Enjoy this Fall garden tour of one of the side beds in our front yard! In mid-Fall, this bed features color and texture from drying Little Lime Hydrangeas, Piglet grasses, perennials plus several evergreens in varying shades of green.
This time of year, when many perennials have finished up for the season, there is still so much color and texture to be found in the Fall garden, like the outstanding Blue Star Juniper above.
I’ve written about this before in my article How to Get Brilliant Fall Color in the Garden, which has many examples to inspire your own garden ideas.
I recorded another Fall garden video tour for you, so you can see exactly what my garden looks like now, during a time where not much is blooming.
In the image below, taken from the video, you can see the Knockout Roses are still going strong, as well as the Little Lime Hydrangeas.
But what also begins to stand out are the various other shrubs and perennials that are either ending the season or just beginning to shine.
Here’s some of what you’ll see in the Fall garden tour:
Kramer’s Red Winter Heath
(with flower buds getting ready to bloom all Winter long!)
This heather is finishing up its blooming . . .
. . . and then the Kramer’s Red Winter Heath flanking each side of the white heather will take center stage!
Piglet Ornamental Grasses
Gold Cone Juniper
Although it’s named for the vibrant Spring color . . .
. . . Gold Cone Juniper takes on more of a blue-green color in the Summer, Fall and Winter. (And it looks almost variegated, doesn’t it?)
Ageratum (annual version)
Little Lime Hydrangeas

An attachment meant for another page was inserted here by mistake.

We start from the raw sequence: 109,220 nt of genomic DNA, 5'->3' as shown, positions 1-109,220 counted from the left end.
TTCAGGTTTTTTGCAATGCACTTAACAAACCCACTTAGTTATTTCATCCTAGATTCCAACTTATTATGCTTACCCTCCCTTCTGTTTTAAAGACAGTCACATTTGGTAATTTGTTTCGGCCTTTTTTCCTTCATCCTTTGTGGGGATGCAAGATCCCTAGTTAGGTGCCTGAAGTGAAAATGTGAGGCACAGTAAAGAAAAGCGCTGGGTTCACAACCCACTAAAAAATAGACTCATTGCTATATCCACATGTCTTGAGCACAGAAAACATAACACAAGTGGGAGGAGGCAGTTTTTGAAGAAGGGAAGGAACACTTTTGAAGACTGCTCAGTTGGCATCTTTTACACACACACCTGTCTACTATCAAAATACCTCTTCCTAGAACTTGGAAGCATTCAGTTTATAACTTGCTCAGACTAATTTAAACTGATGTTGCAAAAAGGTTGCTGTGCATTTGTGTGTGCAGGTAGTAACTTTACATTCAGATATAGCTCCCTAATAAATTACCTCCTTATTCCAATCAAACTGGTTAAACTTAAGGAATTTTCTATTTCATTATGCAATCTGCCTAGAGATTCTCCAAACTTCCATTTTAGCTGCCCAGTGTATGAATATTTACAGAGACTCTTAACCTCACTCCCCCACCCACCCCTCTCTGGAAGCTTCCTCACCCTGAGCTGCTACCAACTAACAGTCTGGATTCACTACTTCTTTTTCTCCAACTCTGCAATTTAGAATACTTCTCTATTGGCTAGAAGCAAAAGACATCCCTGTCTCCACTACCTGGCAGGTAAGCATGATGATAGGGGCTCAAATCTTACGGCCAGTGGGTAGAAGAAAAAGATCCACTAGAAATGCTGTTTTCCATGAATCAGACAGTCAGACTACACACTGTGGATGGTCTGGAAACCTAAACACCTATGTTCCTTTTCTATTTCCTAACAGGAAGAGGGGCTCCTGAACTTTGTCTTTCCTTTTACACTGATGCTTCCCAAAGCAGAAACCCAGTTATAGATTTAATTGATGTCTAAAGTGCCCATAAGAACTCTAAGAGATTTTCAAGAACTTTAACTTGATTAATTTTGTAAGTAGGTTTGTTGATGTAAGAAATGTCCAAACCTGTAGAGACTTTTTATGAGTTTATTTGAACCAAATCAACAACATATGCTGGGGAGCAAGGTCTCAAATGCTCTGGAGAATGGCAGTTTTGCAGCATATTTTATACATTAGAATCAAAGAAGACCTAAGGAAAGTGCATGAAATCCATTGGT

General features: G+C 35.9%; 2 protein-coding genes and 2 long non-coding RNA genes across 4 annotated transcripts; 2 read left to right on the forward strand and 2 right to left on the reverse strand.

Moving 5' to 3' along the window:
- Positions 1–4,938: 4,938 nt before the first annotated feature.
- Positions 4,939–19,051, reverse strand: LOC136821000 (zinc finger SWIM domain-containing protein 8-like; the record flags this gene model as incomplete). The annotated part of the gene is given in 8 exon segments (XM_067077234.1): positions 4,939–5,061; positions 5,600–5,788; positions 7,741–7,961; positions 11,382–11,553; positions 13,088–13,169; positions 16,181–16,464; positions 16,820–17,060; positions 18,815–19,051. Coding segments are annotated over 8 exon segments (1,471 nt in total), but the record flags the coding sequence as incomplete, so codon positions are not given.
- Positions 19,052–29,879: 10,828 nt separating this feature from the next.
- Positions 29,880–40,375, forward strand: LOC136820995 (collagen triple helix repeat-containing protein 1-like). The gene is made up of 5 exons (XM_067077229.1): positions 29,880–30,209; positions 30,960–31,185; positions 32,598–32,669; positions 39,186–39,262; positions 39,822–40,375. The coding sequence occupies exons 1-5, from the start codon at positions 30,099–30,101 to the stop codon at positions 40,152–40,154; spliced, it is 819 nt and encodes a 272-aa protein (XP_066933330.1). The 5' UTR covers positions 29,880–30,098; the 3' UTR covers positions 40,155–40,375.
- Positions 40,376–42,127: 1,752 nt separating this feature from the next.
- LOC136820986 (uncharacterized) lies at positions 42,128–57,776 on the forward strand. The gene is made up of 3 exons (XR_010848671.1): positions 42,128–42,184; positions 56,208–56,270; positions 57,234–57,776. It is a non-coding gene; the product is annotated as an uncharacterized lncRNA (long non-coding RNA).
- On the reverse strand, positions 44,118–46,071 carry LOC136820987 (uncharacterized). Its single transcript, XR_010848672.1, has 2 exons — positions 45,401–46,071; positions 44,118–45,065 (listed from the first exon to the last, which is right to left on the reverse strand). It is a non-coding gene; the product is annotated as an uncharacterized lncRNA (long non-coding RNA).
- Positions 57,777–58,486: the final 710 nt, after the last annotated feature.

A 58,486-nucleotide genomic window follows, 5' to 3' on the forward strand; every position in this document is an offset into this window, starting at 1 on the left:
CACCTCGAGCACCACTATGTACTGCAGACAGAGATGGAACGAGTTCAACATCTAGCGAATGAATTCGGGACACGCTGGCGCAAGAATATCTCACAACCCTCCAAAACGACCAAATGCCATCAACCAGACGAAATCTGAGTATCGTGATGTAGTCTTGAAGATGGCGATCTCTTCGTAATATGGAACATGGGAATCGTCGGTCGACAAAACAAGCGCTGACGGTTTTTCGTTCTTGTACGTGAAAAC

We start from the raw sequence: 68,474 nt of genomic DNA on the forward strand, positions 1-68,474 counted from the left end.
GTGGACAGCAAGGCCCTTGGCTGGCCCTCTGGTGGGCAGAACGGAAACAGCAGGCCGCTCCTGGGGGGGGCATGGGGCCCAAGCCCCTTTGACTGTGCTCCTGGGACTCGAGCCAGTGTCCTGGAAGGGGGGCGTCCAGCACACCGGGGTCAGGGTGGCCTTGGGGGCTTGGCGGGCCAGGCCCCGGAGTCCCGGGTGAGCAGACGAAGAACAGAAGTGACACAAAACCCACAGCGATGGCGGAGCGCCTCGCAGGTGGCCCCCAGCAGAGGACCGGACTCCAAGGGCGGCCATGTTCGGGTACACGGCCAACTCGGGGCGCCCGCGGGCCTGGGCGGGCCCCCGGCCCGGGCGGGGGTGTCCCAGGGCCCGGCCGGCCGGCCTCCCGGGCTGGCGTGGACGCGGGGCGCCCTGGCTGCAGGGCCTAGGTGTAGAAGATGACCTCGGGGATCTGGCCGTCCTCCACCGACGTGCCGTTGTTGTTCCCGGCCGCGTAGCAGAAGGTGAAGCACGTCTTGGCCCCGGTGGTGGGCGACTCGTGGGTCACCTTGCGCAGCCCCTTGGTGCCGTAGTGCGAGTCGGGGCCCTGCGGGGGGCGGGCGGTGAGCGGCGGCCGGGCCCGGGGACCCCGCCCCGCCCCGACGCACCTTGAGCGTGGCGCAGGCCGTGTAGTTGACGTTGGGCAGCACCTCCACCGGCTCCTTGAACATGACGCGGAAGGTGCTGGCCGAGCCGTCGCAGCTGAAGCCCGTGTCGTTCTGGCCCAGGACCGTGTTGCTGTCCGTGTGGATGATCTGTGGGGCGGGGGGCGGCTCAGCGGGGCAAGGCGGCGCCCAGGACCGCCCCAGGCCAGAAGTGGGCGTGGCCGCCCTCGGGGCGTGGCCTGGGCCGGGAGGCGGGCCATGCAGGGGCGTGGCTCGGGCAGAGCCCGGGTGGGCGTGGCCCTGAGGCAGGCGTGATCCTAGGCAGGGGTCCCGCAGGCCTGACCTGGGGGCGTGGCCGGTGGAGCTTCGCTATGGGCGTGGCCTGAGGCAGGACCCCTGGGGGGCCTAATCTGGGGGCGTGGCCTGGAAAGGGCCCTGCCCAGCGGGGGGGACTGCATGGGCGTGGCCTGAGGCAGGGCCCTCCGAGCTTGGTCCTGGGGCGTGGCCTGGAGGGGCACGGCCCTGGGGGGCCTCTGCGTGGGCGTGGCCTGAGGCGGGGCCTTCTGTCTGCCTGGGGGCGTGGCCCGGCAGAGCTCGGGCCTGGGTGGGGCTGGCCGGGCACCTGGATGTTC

The Little Lime Hydrangeas are so pretty and mix well with evergreens, including White Heather . . .
. . . Japanese Helleri . . .
. . . and Blue Star Juniper.
Muskogee Crepe Myrtle
In my last garden tour video, our Muskogee Crepe Myrtle was still blooming. Now its Fall color show has finally begun!
Fall Garden Tour Video: front yard, side bed
I hope you enjoy the video below.
And if you do, please click over to YouTube and hit the “like” button. I appreciate it!
Remember to enjoy your own gardens, even if things aren’t blooming right now.
There’s always color and texture to appreciate!
Hi Laura ,
I love your articles and videos! You inspired me to plant blue star juniper and I’m already in love with it 😊 now I’m thinking of dwarf mugo pine but I’m not sure it will survive our hot wet summer zone 8a Virginia beach . What do you think ?
Hi Rand, I’m so glad you love the blue star juniper — the year-round blue color can’t be beat! As for the dwarf mugo pine, there are some varieties that are good for zone 8, others are good up to zone 7. I’d suggest two things: First, find a good nursery — as in a really good nursery that seems to have employees who truly know their plants — and see if they sell mugo pines. Local nurseries will (usually) only sell shrubs that will do well locally. That being said — there are always exceptions too! So if you do decide to try a mugo pine, I’d plant it in a partial shade location — preferably afternoon shade — so it can withstand some of the hot sun of the coast. We are super humid in our Summers here too in southern New Jersey at the shore, and my own mugos are doing great in zone 7, partial sun/shade each day. To find varieties that will work in zone 8, do some internet searching on websites that sell conifers, instead of just starting to search for mugo pines. These conifer sites can be a wealth of information, as they usually carry multiple varieties of mugo pines and will list the gardening zones for each mugo. Does this help?